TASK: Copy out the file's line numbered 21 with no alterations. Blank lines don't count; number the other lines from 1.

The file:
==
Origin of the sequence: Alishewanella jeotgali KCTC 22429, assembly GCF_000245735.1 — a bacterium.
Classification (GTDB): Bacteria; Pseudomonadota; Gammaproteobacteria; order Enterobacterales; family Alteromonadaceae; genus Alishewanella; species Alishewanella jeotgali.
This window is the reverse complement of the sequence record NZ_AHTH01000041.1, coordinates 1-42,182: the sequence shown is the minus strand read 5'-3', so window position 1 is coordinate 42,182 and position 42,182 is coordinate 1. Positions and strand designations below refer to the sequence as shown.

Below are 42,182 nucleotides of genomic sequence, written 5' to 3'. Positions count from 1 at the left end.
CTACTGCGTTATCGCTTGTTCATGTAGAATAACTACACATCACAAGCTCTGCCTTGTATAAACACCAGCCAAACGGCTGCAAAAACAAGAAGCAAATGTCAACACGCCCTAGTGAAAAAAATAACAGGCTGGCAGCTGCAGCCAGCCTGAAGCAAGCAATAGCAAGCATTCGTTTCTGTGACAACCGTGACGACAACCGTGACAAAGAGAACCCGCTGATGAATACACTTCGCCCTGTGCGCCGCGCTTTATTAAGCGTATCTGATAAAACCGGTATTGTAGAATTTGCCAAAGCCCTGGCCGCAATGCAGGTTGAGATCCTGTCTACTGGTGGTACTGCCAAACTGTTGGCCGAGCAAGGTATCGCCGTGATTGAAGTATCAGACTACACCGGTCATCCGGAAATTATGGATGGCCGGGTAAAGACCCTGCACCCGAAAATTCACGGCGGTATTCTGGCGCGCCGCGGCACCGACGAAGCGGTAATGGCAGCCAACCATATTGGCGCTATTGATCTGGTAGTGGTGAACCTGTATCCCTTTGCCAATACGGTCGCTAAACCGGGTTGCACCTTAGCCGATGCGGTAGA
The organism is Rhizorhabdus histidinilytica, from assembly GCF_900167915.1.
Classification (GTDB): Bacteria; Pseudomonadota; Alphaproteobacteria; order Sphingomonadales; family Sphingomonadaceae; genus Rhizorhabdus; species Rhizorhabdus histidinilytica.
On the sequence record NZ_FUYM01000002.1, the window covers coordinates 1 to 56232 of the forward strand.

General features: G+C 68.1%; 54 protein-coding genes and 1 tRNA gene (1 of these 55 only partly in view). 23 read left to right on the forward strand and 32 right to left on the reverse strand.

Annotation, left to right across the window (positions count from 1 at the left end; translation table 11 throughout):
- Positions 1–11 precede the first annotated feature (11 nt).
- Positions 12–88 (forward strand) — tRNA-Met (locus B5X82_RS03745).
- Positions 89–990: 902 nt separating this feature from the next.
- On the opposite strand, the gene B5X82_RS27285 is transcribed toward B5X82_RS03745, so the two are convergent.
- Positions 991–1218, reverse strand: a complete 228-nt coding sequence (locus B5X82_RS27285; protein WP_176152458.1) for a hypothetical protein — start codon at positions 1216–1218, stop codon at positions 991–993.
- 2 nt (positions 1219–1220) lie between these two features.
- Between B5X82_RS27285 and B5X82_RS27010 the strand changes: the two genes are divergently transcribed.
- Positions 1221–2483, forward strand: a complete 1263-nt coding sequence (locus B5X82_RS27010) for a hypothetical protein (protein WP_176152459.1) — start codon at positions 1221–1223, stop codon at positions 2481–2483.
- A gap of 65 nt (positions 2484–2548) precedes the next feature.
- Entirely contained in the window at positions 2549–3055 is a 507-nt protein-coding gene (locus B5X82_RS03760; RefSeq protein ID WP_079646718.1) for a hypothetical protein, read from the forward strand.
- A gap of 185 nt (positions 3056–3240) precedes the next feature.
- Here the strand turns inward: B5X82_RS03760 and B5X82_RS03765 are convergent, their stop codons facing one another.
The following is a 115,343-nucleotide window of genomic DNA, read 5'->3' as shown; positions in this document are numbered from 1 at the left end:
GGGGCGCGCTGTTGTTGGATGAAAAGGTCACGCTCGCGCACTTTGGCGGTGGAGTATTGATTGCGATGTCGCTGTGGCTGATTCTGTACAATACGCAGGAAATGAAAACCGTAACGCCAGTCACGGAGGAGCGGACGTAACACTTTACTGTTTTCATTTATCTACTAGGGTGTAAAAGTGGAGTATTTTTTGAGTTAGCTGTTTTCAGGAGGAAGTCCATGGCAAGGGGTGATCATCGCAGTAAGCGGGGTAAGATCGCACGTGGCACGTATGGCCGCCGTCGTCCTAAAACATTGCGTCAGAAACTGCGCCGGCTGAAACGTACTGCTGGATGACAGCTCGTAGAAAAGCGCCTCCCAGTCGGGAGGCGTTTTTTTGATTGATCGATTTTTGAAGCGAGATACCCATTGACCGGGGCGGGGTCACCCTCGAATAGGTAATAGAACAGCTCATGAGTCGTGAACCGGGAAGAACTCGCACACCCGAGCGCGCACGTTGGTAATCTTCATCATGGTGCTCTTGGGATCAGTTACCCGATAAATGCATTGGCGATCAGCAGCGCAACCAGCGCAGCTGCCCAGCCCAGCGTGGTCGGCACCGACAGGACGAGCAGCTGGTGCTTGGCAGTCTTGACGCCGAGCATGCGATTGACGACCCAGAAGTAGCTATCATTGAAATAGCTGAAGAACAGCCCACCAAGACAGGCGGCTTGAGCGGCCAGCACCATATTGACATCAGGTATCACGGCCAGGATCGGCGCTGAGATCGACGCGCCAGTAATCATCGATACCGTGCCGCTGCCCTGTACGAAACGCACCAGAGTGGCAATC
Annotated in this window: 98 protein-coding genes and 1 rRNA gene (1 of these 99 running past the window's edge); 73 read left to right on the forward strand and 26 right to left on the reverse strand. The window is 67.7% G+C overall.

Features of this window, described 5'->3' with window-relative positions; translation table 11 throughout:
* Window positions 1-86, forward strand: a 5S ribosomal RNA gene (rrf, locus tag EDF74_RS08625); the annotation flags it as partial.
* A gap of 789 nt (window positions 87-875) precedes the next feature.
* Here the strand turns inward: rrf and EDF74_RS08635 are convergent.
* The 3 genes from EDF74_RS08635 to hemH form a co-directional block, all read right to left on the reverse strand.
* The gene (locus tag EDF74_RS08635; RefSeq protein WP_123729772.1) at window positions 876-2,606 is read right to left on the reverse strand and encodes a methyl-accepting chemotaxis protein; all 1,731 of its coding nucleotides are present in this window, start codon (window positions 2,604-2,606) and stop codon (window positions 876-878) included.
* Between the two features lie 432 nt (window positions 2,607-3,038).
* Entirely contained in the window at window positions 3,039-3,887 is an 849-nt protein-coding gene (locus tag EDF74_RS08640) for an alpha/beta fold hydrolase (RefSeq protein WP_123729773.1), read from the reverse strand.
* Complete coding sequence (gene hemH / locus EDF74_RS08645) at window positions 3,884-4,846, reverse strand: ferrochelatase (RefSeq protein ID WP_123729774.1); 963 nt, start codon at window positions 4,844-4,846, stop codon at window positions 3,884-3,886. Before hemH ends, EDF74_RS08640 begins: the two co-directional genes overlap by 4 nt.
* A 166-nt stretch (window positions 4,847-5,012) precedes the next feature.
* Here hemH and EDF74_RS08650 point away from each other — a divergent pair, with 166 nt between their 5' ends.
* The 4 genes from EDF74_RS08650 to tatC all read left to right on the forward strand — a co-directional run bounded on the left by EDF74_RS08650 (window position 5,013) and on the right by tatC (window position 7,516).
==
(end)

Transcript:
- A gap of 185 nt (positions 3056–3240) precedes the next feature.